Recently Varun Dhawan revealed that he suffers from Vestibular Hypofunction. On Monday, the actor took to Twitter to inform his fans about his health. Dhawan tweeted that he had been doing much better with the help of yoga, swimming, physio, and a change in lifestyle. The OnlyMyHealth editorial team talked to Dr Deepak Murty, ENT Consultant at Manipal Hospitals, Goa, to learn more about the disease, its symptoms and its treatment.
What is Vestibular Hypofunction?
This is a condition that affects the balance of the body. The inner ear causes an imbalance problem. The inner ear is a system of bone, cartilage, and a network of semicircular canals. These semicircular canals are filled with liquid. The flow pattern of fluid changes with movement. The ear’s sensor directs the brain about these movements. The brain, thus, reacts and provides balance. It is when this sensor fails, the imbalance problems begin.
What Causes Vestibular Hypofunction?
The clinical reasons for vestibular hypofunction include labyrinthitis or vestibular neuritis, previous inner ear conditions, and changes in the balance systems associated with ageing. Additionally, some medications related to other body conditions, blood clots or tumours, concussion or head injury are responsible for vestibular dysfunction.
Also read: 5 Expert Tips To Prevent Ear Infection
Who is at More Risk?
This condition is prevalent in people of age 30 to 50 years. Vestibular dysfunction is a significant condition in the old, as age is directly proportional to the presence of multiple associated neurological symptoms. These include hearing loss, dizziness, tinnitus, gait disturbances, and occasional falls, among others.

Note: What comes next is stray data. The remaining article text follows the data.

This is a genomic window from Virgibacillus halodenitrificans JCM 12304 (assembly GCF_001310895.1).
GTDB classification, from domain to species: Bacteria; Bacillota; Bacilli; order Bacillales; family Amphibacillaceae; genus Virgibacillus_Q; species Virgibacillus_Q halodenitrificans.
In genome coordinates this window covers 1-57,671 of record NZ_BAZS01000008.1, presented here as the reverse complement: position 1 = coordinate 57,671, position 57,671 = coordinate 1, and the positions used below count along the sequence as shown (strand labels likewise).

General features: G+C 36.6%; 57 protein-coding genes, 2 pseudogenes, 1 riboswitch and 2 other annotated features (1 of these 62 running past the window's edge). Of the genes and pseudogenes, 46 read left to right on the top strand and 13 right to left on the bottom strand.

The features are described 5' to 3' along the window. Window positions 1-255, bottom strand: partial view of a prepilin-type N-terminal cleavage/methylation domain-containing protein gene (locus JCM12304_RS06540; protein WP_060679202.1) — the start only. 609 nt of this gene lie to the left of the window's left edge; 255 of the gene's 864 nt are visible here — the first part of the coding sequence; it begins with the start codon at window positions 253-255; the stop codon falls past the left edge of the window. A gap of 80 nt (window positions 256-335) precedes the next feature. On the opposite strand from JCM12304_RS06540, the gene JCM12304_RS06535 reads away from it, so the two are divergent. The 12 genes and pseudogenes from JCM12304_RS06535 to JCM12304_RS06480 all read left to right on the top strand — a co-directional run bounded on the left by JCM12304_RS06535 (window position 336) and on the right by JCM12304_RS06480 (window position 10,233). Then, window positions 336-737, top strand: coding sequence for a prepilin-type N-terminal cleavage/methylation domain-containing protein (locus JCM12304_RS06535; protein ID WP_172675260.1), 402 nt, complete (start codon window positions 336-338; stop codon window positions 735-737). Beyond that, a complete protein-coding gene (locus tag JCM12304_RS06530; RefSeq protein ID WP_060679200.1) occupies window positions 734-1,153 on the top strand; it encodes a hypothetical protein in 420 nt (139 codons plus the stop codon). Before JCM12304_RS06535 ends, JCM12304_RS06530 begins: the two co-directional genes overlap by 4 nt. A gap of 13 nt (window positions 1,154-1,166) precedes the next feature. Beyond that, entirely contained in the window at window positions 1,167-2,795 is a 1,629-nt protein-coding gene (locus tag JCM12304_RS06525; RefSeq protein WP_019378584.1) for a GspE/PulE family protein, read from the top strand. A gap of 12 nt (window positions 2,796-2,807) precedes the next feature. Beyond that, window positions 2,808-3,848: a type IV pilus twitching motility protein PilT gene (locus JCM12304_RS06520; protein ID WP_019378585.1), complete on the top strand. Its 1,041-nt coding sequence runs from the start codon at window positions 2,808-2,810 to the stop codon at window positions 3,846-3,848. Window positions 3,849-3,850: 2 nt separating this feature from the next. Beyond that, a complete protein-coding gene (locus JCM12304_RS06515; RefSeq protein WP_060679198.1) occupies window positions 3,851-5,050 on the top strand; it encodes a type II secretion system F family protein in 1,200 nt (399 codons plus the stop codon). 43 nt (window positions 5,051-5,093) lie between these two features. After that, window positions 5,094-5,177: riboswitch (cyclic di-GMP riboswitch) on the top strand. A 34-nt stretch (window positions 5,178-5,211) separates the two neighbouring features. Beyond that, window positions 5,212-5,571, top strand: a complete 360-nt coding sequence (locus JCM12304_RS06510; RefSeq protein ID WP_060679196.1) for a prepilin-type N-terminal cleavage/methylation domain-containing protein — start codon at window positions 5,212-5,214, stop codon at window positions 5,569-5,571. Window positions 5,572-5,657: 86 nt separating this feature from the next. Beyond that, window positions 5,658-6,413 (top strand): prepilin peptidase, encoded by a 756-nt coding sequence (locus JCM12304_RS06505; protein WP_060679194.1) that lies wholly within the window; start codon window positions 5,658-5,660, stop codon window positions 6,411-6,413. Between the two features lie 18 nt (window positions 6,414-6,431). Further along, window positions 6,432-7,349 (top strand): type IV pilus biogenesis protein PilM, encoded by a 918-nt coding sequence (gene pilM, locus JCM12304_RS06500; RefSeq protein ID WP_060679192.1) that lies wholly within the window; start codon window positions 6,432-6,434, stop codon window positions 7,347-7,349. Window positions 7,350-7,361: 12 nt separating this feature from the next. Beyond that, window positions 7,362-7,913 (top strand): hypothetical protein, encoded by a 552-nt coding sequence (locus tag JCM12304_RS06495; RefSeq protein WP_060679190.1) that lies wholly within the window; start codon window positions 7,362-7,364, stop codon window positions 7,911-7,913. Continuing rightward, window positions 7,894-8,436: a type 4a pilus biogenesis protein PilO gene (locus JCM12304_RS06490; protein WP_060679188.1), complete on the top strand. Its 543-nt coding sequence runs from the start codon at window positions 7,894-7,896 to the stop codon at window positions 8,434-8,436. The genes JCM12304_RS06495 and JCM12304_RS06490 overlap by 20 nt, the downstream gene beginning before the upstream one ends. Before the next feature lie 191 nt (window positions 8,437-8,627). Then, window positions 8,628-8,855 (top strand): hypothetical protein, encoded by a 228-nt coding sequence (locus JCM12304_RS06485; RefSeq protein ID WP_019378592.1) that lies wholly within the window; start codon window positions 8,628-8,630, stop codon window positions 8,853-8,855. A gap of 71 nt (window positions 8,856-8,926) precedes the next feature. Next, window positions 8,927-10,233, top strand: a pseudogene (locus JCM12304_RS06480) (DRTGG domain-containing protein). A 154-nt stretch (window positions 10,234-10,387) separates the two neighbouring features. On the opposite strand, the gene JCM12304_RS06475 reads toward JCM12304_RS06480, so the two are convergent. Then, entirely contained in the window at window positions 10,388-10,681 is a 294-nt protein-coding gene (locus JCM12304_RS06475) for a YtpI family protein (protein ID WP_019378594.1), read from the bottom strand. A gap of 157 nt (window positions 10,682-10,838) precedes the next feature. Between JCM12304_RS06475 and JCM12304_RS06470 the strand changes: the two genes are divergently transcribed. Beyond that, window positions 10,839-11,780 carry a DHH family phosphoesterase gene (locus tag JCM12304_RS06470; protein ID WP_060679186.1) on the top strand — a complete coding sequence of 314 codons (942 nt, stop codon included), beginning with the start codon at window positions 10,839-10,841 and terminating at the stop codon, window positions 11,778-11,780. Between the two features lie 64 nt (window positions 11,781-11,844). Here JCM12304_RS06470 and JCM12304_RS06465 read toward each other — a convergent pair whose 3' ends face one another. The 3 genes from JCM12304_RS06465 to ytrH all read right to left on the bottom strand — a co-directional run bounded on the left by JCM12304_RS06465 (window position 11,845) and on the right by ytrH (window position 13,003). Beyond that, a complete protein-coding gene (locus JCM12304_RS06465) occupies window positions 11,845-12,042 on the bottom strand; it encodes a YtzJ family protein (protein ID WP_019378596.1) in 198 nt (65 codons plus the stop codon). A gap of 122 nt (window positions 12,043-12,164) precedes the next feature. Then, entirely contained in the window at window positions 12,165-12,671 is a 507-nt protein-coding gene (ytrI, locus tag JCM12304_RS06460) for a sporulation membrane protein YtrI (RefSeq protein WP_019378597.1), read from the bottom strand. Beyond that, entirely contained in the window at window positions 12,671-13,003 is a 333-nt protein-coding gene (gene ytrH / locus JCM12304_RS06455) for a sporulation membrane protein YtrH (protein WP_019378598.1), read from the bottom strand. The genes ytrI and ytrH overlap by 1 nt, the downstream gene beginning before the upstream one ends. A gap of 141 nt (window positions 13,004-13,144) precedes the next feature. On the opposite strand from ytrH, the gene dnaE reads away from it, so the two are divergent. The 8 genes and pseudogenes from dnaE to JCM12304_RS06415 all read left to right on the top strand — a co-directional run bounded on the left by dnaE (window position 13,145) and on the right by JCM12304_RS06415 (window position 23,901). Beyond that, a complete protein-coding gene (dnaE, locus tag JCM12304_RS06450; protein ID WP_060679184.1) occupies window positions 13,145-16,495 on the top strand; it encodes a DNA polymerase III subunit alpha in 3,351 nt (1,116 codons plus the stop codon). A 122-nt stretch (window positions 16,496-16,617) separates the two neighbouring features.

Vestibular hypofunction can also affect youngsters. The exact cause is not always known, but stress, trauma, and some salt disturbances are postulated to its cause. Although this is not a dangerous disorder, its incapacitating effect can interfere with activities on a day-to-day basis.
Symptoms of Vestibular Hypofunction
The common symptoms of a vestibular balance disorder include:
- Feeling off-balance
- Experiencing a feeling of floating or disorientation.
- While less common symptoms include:
- Changes in your heart’s rhythm
These symptoms may vary on the condition and the severity of the disease.
Treatment of Vestibular Hypofunction
The form of treatment prescribed for the vestibular disorder may depend upon the symptoms, medical history and general health, a physical examination by a qualified doctor, and diagnostic test results. In addition to other treatments taken for any underlying disease contribution to this balance disorder, Vestibular Rehabilitation Therapy (VRT) can be another option.
What is Vestibular Rehabilitation Therapy?
VRT is a specialised form of exercise-based therapy, which is designed to alleviate both primary as well as secondary symptoms of vestibular disorders. The therapy uses a specific form of exercises of the head, body, and eye. The choice of these exercises varies from person to person. These exercises are designed to retrain the brain, helping to recognise and process signals from the vestibular system and coordinate them with information from vision.
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